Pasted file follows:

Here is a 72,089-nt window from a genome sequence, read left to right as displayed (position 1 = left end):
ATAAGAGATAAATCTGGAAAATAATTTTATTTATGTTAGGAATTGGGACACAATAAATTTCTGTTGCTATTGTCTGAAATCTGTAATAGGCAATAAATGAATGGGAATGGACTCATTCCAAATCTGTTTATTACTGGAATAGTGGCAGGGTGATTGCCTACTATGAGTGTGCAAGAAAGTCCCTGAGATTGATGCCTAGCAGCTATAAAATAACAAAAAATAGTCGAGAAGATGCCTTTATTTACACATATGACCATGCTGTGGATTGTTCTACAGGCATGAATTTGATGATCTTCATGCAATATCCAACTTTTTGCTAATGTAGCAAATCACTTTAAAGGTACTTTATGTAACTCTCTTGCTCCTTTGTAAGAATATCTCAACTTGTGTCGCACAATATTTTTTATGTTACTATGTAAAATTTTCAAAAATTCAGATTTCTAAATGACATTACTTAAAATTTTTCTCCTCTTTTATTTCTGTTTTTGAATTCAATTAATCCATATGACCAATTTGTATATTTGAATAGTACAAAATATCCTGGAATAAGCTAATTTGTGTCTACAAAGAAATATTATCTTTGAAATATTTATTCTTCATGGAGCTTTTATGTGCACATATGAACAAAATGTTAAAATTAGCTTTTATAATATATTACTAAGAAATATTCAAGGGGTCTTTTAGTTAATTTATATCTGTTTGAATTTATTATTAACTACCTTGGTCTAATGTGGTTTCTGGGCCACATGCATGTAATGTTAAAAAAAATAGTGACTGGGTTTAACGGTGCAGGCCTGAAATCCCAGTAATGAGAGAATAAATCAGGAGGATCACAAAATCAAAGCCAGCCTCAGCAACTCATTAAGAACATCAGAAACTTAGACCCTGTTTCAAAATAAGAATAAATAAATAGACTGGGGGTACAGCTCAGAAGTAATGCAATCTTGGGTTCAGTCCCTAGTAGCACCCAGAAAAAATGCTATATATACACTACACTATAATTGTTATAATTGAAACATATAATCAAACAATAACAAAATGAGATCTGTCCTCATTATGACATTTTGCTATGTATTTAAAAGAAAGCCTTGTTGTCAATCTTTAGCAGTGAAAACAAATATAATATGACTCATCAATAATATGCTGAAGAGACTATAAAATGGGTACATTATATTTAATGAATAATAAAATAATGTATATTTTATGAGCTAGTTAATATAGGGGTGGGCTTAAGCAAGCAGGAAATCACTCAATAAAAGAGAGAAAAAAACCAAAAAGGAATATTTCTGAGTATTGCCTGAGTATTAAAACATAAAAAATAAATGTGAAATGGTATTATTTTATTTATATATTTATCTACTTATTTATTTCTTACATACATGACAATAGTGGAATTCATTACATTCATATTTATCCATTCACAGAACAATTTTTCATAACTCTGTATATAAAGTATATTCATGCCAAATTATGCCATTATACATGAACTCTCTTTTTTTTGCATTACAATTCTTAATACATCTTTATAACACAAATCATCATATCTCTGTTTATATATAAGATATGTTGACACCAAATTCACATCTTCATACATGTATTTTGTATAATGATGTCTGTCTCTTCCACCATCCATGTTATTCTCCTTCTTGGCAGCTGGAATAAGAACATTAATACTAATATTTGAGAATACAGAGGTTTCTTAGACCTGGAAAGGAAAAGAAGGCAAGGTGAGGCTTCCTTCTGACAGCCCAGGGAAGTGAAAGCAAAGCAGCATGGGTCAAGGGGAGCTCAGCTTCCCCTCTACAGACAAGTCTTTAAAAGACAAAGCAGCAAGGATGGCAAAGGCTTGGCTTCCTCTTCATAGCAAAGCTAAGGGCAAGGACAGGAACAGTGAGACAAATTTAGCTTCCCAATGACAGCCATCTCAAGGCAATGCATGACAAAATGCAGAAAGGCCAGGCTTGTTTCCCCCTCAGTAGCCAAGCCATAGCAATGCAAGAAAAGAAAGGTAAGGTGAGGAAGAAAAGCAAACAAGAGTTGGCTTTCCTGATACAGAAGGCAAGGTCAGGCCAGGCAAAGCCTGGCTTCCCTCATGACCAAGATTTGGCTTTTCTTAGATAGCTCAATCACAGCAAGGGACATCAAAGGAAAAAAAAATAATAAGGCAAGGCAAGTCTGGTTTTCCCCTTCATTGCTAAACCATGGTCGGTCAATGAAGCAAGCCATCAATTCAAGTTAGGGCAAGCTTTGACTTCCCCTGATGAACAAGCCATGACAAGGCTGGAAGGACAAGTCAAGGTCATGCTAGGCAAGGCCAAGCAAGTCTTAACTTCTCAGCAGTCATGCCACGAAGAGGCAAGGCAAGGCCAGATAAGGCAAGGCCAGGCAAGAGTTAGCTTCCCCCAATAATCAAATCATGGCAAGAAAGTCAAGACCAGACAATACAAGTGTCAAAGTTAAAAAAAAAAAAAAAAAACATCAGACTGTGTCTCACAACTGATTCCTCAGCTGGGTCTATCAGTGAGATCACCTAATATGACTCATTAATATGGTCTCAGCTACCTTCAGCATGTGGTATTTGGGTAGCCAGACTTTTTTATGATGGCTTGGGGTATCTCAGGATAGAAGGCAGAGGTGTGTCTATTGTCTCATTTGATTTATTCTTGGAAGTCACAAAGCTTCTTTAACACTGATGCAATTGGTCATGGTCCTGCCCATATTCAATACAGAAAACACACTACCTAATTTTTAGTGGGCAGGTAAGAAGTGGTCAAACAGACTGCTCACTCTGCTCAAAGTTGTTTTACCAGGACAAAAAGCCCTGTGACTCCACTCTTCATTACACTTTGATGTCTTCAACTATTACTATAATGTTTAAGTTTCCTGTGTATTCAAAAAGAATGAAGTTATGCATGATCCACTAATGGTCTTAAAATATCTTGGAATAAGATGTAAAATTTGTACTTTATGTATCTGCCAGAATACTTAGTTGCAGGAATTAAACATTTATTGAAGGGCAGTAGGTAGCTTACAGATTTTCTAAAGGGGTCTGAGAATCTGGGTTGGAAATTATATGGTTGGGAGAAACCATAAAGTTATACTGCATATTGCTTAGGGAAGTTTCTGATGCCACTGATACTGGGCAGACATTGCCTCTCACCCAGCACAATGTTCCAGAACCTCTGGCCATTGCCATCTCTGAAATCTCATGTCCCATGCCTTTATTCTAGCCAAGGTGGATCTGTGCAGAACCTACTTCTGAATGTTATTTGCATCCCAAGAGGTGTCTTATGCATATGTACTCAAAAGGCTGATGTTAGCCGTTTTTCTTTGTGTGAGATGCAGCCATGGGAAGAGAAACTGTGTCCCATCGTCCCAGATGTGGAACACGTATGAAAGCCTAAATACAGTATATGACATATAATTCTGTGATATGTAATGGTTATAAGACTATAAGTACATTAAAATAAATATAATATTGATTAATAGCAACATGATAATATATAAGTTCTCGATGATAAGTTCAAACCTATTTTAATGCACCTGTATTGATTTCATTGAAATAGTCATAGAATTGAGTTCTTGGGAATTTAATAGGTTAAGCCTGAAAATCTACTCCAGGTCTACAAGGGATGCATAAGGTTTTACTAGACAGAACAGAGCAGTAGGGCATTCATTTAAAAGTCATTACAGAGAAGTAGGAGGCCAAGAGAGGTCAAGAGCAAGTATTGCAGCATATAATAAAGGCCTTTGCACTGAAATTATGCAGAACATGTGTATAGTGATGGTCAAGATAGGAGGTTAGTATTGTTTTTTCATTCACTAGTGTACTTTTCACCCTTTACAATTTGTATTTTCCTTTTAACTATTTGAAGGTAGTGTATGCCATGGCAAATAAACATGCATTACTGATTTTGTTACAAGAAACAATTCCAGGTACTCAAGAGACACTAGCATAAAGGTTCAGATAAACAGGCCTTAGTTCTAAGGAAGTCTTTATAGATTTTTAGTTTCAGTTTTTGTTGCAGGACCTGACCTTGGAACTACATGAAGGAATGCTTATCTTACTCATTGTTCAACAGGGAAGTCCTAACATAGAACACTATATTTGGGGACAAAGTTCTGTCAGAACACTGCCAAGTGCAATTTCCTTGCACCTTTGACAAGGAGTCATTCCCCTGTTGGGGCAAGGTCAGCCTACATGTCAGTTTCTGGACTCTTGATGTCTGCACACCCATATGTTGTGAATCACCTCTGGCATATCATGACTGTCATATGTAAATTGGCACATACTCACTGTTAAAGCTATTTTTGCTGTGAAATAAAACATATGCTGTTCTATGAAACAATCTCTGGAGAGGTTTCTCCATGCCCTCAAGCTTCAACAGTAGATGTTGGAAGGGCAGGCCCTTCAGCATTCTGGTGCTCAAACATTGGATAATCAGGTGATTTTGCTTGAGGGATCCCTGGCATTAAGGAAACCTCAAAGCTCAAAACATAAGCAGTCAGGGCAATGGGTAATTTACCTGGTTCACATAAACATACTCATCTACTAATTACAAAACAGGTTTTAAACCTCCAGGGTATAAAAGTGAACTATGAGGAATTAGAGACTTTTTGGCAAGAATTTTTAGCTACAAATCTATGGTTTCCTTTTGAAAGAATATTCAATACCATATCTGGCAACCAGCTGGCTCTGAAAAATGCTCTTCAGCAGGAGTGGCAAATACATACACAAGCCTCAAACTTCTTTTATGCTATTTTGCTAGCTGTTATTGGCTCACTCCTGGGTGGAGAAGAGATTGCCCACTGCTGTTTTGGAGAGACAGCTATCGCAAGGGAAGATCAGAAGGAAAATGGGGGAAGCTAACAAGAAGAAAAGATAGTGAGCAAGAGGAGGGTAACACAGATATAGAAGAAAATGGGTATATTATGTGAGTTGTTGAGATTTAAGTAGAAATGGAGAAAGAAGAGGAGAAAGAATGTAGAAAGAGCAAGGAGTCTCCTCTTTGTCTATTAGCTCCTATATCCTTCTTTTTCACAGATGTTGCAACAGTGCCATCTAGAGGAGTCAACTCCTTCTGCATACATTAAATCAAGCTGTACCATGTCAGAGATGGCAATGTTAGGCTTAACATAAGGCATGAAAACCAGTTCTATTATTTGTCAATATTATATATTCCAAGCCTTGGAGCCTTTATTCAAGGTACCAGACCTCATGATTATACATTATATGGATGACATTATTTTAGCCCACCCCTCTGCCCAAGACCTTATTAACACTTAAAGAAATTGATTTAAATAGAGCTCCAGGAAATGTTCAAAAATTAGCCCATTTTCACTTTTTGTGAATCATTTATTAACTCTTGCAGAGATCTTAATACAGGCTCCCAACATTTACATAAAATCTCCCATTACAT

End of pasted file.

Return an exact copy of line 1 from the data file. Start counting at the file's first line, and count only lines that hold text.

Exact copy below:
Here is a 72,089-nt window from a genome sequence, read left to right as displayed (position 1 = left end):